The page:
The giants traded Ron Hunt to the Expos for a 28-year-old rookie utility man, Dave McDonald. Before the start of the 1971 season the Expos bought McDonald back from the Giants.  Ron Hunt was a player who would take one for the team.  A ball magnet, he led the league in hit-by-pitches from 1968 to 1974. In 1971 he was beaned a career high 50 times. 

1971 marked Flood's return to baseball after sitting out the 1970 season. In 1969 the Cardinals dealt him to the Phillies as part of a multi-player trade. Flood famously sued the MLB and eventually led to free agency. But in 1971 the suit was still ongoing. The Phillies traded him to Washington. Unfortunately, he only played 13 games for Ted William's Senators. He hit a meager .200 and retired by the end of April 1971.

Monday, April 8, 2019

1971 Alt-Topps

Here is another design that I only had a black and white image to work with. I tried to replicate it using a similar shot of the great Roberto Clemente. The Font is reminiscent of Topps 1971 football cards. That plus the photo of Clemente drove may decision to make this an Alt-1971 set. 
One quirk about this prototype is the oddly specific player position. Here it defines Clemente's position as "Right Field" instead of the more generic "Outfield".
As usual, I created base cards of the MVP and Cy Young Award Winners. In 1971 the NL Cy Young winner was Fergie Jenkins.  Always a workhorse for the Cubs, Jenkins led the league in complete games and innings pitched. He also led in Wins with 24. He also led in strikeouts to walk ratio with an outrageous 7.11 to 1. The next closest was Tom Seaver with 4.74 to 1.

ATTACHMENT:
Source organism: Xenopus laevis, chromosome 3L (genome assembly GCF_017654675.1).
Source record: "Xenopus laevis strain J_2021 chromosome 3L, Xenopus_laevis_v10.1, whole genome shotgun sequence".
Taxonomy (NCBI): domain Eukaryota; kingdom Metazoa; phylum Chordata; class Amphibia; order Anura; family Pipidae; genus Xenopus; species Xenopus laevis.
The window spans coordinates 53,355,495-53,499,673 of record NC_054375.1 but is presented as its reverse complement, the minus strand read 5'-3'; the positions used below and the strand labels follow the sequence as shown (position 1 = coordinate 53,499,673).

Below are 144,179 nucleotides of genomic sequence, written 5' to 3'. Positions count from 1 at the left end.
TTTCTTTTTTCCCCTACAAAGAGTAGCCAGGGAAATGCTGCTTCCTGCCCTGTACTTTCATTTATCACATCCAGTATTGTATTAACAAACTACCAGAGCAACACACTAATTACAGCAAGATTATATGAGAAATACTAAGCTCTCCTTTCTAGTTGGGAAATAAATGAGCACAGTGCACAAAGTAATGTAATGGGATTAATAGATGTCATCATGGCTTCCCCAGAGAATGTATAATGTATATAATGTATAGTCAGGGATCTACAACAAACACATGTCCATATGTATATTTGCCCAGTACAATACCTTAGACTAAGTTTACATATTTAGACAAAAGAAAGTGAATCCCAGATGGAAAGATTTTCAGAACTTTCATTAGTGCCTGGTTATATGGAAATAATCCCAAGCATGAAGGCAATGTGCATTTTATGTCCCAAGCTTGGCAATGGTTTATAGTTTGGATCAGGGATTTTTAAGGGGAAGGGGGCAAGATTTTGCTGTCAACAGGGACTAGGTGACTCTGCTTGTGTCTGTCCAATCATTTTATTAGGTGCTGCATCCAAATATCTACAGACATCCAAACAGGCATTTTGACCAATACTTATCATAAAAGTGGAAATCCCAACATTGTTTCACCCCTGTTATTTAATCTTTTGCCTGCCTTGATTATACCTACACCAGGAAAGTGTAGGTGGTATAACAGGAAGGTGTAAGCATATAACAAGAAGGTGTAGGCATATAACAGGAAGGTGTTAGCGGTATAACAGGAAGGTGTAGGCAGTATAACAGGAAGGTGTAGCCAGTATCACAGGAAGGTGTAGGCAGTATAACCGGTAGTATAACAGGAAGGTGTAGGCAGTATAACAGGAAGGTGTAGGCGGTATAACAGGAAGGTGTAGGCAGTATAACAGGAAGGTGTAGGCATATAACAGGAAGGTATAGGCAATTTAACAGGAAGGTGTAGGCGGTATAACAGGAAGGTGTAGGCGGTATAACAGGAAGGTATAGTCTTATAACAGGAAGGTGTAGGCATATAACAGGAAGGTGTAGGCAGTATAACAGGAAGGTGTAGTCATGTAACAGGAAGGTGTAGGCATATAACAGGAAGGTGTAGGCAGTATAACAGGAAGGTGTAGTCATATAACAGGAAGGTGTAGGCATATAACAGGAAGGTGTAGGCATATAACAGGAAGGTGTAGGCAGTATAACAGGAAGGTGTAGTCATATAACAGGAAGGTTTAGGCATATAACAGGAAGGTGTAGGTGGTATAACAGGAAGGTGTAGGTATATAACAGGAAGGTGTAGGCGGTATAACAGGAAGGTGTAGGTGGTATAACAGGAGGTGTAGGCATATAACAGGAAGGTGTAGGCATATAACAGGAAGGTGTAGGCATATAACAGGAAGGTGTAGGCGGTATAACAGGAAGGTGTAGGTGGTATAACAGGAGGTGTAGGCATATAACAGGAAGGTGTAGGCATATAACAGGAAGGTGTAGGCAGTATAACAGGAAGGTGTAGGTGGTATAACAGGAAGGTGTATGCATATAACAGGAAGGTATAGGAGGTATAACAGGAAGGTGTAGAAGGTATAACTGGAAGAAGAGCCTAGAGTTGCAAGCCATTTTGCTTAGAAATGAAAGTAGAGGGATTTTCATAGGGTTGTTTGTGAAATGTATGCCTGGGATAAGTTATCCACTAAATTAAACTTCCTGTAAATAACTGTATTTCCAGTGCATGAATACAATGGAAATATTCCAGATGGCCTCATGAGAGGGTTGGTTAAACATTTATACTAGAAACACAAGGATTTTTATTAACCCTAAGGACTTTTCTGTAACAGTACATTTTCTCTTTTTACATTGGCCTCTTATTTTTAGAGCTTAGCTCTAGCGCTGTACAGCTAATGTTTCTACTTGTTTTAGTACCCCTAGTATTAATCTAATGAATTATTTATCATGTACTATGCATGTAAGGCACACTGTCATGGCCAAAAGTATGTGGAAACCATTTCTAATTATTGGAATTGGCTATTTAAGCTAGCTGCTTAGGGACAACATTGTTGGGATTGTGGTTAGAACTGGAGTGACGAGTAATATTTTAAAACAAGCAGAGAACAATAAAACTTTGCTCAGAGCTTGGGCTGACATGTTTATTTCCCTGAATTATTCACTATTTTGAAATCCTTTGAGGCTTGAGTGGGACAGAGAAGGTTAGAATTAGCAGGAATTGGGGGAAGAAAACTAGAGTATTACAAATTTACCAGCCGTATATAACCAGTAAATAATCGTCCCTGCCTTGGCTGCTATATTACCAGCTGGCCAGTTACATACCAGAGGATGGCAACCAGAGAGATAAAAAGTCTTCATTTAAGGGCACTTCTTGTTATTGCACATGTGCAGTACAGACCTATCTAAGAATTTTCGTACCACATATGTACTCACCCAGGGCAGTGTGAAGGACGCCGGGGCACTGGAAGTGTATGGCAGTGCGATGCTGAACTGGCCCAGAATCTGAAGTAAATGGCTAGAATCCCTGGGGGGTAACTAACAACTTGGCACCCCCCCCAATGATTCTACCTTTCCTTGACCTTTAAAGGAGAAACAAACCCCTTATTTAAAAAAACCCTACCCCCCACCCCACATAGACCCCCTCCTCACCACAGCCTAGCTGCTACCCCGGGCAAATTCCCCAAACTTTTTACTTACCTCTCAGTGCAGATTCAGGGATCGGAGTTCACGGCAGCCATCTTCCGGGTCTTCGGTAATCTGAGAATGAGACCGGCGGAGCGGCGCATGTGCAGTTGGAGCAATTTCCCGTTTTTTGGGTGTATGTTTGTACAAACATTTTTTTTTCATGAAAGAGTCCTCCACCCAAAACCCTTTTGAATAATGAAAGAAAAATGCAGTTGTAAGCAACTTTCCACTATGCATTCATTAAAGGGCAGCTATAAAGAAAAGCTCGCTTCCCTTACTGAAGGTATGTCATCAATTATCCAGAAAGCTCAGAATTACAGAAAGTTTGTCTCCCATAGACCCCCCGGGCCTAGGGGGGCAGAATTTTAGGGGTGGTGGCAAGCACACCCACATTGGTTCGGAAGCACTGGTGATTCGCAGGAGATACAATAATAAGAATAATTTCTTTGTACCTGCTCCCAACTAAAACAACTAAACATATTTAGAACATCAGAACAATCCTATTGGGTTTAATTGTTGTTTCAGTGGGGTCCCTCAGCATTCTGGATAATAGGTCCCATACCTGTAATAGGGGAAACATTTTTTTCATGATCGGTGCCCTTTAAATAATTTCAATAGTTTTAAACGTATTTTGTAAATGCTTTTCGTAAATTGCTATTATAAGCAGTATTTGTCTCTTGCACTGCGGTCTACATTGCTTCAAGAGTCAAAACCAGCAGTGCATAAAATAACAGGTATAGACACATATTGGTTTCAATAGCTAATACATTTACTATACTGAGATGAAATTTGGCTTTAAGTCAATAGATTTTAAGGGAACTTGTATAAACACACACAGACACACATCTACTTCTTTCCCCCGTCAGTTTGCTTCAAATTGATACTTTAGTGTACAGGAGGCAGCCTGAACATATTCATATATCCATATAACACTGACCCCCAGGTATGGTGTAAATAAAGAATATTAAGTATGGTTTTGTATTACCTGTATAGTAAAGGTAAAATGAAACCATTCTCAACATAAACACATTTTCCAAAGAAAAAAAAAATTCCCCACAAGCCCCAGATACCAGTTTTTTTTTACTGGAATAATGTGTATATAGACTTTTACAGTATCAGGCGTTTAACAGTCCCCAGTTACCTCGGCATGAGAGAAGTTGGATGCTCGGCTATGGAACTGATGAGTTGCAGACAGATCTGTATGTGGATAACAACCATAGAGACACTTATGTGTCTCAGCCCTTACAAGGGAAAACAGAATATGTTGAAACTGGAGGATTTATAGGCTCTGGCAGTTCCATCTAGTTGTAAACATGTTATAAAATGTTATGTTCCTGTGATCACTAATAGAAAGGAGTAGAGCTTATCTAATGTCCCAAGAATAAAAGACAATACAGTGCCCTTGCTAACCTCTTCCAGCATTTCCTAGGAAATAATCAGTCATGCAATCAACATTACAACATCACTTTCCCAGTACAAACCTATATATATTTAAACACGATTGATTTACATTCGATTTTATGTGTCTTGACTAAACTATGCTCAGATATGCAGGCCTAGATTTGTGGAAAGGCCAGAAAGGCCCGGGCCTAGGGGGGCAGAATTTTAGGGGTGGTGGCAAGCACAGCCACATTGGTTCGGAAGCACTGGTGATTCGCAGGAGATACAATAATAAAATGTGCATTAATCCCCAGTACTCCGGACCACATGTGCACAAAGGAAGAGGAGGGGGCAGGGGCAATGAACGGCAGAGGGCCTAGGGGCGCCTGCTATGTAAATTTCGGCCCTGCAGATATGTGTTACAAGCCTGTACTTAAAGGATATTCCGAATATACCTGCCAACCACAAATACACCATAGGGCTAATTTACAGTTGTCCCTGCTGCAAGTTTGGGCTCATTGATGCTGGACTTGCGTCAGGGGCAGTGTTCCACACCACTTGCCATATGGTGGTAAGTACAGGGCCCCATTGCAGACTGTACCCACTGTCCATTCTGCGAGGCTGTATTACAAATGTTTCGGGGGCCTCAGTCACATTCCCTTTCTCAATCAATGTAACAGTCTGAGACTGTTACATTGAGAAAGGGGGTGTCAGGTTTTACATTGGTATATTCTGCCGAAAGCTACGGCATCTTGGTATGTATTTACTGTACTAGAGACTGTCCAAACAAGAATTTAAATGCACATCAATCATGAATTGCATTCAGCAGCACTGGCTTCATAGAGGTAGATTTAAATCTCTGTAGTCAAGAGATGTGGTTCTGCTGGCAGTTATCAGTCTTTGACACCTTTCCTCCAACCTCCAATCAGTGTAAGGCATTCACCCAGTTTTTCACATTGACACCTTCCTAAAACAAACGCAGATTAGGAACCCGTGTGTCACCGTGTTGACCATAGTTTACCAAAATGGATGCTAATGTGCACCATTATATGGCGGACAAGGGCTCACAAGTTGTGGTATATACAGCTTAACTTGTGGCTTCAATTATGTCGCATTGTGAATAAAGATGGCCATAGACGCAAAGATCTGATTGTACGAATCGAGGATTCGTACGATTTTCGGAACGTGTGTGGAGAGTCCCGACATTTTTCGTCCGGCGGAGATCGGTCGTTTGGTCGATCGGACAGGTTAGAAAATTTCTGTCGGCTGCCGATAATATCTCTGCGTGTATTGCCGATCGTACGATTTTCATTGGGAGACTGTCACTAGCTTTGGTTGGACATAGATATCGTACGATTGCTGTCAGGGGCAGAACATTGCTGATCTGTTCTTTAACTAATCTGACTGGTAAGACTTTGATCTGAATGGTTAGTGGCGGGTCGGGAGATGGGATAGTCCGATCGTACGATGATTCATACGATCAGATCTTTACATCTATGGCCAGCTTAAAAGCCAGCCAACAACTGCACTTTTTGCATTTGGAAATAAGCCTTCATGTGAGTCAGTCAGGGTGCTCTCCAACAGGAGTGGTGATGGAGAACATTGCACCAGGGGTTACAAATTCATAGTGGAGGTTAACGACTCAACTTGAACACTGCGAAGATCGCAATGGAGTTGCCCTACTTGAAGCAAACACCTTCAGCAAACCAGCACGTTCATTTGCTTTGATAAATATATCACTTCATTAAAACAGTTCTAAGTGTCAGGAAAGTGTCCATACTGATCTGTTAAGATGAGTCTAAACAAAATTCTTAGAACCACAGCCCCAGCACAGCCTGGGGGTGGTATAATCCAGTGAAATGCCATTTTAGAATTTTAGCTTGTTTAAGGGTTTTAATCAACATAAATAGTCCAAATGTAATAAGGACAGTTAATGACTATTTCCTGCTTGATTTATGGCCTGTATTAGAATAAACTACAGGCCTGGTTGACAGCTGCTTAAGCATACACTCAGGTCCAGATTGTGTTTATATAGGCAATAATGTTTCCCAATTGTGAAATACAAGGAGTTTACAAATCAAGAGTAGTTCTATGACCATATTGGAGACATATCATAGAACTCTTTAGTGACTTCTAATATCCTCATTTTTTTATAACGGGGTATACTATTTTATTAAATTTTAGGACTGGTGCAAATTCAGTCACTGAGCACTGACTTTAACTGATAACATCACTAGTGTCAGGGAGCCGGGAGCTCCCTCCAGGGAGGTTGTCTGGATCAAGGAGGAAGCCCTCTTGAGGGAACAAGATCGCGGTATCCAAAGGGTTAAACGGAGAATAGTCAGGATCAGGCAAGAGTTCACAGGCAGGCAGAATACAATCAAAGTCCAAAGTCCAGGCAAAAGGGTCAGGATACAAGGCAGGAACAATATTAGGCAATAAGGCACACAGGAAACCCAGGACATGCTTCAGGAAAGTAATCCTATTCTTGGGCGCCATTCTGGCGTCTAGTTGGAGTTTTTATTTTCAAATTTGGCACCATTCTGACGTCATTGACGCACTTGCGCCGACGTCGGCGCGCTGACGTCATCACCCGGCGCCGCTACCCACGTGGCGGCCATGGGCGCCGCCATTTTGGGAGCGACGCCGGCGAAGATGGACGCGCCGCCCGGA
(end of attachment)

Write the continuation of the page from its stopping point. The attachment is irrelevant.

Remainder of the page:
The AL Cy Young winner was Vida Blue. Blue also had 24 victories and was simply lights-out in 1971. He led the league in Pitching Ratio and ERA, and averaged 8.7 strikeouts per 9 innings. His performance also garnered the AL MVP.
The NL MVP was cardinals third-baseman, Joe Torre. A Gold Glove catcher for the Braves, he was dealt to the Cardinals in 1969 after his offensive stats began to sag. The Cards made him a corner man and his numbers went right back up. In 1971 he led the NL in RBI's, Batting Average, Hits and Total Bases.

Since the AL MVP already has a card, I decided to make a base card of 1971 Comeback Player of the Year. This was Norm Cash's second time winning the award. In 1965 he hit .223 with 7 homers in the first half of the season.  In the second half he batted .307 with 23 dingers. After hitting .259 with 15 homers in 1970 his first half of 1971 rose to .293 with 20 homers and an All Star start.

Wednesday, April 3, 2019

1979 Alt-Topps Requests

The big request this month was the entire run of World Series cards. Topps had omitted them from the 1979 set. I imagine it was to make an earlier deadline. But we here at "Alt-Topps" have a much more fluid deadline. 

Game 1 had been published already, so here is Game 2.  Ron Cey drove in all four Dodger runs. In the 4th he singled to score Garvey from second. In the 6th he hit a three-run homer.

In Game 3 Graig Nettles put on a clinic at third base. He is credited with saving at least 4 runs. Guidry pitched a complete game despite claiming to not have his stuff.

The play everybody talks about in this Series was a soft infield liner to Russell. Russell (intentionally?) let it drop and tried to turn a double play. But a "confused" Reggie Jackson was frozen in the base path. The throw to first ricocheted into the outfield. Instead of 3 outs with LA up 3-1. there were 2 outs and the Yankees were within 1.  The game went to extras and in the bottom of the tenth Roy White scored on a walk-off singe by Lou Piniella.

After the Dodgers gained an early 2-run lead, Munson drove in the Yankees second and third run to put NY ahead. The Yanks never looked back, piling it on to win 12-2. Munson went 3 for 5 with 2 singles, a double and 5 RBIs.